Photo credit: NOAA-CIRES & Climate Diagnostic Center, via Weather Underground.

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#CharlieCharlieChallenge Vine screenshot / via USA TodayMost of my readers will, no doubt, already have heard of something called “the Charlie challenge” (or perhaps more correctly, “the Charlie Charlie challenge”). Apparently this is something teens must do to entertain themselves, because … I guess … the poor little things just don’t seem to have any other entertainment options left (I mean, it’s not like they have TV, radio, video games, Netflix, Youtube, Twitter, Facebook, or any of thousands of other outlets to occupy their time).

In case you don’t know what I’m talking about, the idea is to line up two pencils in a cross formation, one balanced on the other, with “yes” and “no” marked in the quadrants they border, then talk to them (and to some putative Mexican demon), flip out when they move on their own, then post videos of all this on the Internet to impress one another. Or something.

I don’t quite get it, but then I’m a curmudgeonly old guy who’s just not “hip” enough to understand the importance of it. Or something.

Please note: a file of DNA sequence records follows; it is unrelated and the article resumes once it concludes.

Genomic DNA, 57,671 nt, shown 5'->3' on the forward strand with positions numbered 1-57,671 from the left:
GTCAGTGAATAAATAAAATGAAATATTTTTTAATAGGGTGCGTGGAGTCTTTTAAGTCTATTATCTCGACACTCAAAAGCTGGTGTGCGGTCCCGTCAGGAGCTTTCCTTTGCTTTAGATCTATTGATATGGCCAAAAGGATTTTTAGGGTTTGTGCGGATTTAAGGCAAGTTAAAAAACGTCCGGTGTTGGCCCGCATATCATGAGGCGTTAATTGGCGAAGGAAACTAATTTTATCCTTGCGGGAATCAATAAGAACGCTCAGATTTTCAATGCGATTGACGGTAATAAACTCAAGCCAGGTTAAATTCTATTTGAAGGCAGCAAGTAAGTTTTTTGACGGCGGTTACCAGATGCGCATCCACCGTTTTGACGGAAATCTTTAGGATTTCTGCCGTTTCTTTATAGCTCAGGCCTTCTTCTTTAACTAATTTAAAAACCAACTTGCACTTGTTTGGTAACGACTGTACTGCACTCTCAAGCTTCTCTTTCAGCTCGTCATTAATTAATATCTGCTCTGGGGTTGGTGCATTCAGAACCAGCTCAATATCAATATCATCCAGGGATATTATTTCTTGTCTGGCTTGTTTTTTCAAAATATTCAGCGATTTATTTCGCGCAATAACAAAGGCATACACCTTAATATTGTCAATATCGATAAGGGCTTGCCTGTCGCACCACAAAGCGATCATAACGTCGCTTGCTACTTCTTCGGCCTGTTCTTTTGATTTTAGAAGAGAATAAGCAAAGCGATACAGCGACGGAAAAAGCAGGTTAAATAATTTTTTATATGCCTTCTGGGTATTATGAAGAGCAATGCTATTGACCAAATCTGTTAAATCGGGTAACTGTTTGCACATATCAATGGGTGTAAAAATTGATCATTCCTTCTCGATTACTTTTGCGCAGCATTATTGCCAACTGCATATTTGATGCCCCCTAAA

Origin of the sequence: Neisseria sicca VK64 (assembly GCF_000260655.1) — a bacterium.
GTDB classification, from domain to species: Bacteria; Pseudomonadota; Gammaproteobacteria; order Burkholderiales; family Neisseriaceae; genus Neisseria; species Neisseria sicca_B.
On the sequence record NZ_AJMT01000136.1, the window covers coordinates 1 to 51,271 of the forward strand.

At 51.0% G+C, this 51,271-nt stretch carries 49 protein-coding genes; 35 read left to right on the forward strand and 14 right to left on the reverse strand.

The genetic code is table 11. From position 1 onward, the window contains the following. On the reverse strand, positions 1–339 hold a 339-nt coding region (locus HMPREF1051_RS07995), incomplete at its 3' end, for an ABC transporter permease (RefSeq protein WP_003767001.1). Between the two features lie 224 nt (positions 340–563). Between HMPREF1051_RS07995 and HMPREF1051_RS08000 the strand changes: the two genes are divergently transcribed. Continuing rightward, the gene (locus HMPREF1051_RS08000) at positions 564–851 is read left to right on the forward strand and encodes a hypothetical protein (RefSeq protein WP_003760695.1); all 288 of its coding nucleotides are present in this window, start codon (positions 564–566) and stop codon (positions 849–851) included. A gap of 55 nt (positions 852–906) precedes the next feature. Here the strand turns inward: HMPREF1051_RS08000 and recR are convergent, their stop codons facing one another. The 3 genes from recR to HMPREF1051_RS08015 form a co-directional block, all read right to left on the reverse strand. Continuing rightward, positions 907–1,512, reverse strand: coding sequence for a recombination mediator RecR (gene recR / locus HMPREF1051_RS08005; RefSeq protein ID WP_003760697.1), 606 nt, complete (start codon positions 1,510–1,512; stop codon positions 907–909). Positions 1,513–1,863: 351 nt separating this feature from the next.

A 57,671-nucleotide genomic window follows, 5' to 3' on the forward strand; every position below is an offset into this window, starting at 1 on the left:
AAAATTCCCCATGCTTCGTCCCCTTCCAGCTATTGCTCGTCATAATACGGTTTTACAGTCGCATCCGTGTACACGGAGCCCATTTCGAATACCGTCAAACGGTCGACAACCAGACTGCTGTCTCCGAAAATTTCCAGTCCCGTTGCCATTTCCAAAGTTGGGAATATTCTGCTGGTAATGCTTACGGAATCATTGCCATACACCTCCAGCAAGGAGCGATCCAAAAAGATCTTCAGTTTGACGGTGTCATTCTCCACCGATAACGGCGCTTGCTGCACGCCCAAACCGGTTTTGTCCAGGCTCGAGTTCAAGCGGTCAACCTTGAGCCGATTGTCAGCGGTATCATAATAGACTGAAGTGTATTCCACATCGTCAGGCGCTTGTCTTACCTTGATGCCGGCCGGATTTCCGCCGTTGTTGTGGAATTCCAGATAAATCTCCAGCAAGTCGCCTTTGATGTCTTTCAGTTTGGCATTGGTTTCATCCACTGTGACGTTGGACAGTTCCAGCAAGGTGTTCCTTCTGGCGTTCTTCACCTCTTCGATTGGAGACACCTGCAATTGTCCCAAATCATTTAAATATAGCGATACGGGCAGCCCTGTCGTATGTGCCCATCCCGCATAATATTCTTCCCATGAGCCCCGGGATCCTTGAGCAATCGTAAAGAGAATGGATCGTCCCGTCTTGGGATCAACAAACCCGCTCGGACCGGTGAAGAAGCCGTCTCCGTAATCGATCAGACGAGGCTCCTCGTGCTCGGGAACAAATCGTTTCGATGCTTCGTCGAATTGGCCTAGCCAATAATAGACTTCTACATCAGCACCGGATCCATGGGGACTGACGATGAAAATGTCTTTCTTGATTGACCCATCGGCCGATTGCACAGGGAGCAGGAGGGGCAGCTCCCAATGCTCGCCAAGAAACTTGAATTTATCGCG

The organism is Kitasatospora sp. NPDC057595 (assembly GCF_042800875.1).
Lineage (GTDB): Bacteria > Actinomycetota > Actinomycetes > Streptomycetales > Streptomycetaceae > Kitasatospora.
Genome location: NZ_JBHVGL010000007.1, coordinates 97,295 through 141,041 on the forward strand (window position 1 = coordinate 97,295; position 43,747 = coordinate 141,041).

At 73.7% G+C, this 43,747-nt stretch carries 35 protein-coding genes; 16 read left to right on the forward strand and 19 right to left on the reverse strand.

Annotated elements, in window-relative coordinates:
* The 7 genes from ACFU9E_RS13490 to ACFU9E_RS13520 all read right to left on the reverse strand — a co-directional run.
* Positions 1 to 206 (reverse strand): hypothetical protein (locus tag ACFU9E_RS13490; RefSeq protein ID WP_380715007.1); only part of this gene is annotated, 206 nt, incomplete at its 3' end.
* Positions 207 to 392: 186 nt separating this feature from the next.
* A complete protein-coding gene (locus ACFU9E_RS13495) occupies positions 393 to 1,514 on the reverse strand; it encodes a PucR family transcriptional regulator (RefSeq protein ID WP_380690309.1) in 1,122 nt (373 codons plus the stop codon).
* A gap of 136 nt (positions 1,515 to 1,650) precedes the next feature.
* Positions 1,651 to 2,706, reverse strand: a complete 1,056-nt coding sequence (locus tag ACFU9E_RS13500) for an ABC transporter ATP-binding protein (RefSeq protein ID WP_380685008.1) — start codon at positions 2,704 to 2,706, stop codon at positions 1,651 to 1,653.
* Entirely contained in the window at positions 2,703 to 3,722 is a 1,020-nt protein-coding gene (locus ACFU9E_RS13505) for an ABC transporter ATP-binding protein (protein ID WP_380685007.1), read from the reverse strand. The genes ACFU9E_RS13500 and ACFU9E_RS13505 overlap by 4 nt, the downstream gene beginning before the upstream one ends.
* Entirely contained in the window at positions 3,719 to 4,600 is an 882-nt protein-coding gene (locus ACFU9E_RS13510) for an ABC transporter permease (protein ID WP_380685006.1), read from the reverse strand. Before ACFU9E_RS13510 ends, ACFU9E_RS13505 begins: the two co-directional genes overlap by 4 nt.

At any rate, this supposed paranormal game is getting a lot of play in the mass media. I guess reporters are bored, too, and have run out of stories to investigate. Or something. Here, for example, is a piece by USA Today on this topic (WebCite cached article); here’s Time magazine’s story on it (cached); and here’s CNN’s piece on the subject (cached). All of this constitutes yet another example of the “paranormal as news” trope that’s infected journalism for a number of years. Yawn.

The usual suspects have lined up to declare that the Charlie challenge is, in fact, the supernatural (or maybe more precisely the preternatural) at work, and have taken to whining and bellyaching about it, warning teens not to partake. For example, a Catholic priest has ordered people to avoid it, calling it “a dangerous game” in which demons truly are summoned (cached).

There are so many things wrong with all of this, I hardly know where to begin. First of all, contrary to the legend that accompanies “the Charlie challenge,” there’s no “Charlie” demon in Mexico (cached). People in Mexico, who speak Spanish for the most part, would give their legendary demons Spanish names, like “Carlos,” instead. Second, there’s no such thing as a demon … nor is there any Satan, or devils, or anything else of the sort. They do not exist — period.